Let’s test the same with the “export” command added.

  ┌──(kali㉿kali)-[~]      └─$ echo $$ 75574
  ┌──(kali㉿kali)-[~]      └─$ export globalvar="Global Var"
  ┌──(kali㉿kali)-[~]      └─$ echo $globalvar Global Var
  ┌──(kali㉿kali)-[~]      └─$ bash
  ┌──(kali㉿kali)-[~]      └─$ echo $$ 77981
  ┌──(kali㉿kali)-[~]      └─$ echo $globalvar Global Var


To view the other environment variables defined by default in Kali Linux, run “env“.

  ┌──(kali㉿kali)-[~]      └─$ env SHELL=/usr/bin/zsh SUDO_GID=0 LANGUAGE= LESS_TERMCAP_se= LESS_TERMCAP_so= SUDO_COMMAND=/usr/bin/su SUDO_USER=root PWD=/home/kali ...



Here’s an interesting post I recently found about detecting the Operating System with only the ping command. Although it’s not as accurate in my opinion.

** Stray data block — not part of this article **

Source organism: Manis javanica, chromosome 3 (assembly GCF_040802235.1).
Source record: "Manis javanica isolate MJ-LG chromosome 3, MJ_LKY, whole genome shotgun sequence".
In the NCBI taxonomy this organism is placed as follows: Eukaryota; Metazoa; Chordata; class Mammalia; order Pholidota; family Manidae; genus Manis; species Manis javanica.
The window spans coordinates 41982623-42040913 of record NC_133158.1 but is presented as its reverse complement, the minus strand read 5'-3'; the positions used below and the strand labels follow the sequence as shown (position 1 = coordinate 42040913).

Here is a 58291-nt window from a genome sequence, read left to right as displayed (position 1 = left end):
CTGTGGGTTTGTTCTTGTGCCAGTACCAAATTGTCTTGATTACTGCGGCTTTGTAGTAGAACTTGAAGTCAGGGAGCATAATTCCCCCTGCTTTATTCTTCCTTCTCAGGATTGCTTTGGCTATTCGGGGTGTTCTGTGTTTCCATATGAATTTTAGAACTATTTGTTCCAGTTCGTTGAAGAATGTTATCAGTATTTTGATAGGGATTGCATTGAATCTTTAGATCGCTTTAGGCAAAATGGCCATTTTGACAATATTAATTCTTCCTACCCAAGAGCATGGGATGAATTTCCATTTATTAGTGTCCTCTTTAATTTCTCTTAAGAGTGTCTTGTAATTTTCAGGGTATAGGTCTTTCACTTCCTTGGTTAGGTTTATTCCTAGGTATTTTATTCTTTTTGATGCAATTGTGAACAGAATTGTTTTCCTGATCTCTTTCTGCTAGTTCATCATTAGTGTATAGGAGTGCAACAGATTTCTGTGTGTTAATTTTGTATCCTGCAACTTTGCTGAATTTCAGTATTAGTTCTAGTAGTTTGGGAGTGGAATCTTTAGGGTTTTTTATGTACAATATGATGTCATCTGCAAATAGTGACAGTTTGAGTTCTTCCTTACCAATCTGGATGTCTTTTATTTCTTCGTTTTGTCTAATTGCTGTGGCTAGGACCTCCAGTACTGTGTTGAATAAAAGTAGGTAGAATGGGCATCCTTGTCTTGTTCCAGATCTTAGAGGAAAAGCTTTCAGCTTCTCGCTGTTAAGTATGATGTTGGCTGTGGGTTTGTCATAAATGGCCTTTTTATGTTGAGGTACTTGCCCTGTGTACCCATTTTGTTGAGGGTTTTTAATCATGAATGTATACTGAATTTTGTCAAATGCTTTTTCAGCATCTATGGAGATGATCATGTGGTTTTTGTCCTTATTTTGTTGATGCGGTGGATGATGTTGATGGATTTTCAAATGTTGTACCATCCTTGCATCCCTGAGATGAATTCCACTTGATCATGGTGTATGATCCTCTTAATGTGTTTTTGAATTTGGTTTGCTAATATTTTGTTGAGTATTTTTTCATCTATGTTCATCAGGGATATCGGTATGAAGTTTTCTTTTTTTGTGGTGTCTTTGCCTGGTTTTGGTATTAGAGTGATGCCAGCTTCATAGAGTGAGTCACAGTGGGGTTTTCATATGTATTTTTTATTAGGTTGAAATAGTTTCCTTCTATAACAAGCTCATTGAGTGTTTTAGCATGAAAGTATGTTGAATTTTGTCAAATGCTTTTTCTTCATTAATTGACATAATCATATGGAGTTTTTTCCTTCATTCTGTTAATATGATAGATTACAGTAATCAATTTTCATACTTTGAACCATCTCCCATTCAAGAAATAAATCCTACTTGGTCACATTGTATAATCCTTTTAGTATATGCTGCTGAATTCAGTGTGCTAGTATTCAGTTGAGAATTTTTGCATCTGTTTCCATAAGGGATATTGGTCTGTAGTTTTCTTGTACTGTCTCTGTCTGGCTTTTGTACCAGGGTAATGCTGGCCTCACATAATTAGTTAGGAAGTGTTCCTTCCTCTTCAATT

We first run the “traceroute” command (doesn’t come by default, just run “apt install traceroute“), followed by the target destination to determine the hops between these two.

We’ll use the additional option of “-I” (capital of i) to send ICMP ECHO for probes, as in Windows.
Linux uses UDP packets by default, and for some reason, they get blocked by the firewall. However, we only need the number of hops.

  ┌──(kali㉿kali)-[~]      └─$ sudo traceroute -I traceroute to (, 30 hops max, 60 byte packets 1 ( 0.192 ms 0.092 ms 0.173 ms 2 * * * 3 * * * 4 * * * 5 * * * 6 * * * 7 * ( 30.179 ms 30.228 ms


The total number of hops on Linux is 7 and 8 on Windows.

Now ping the domain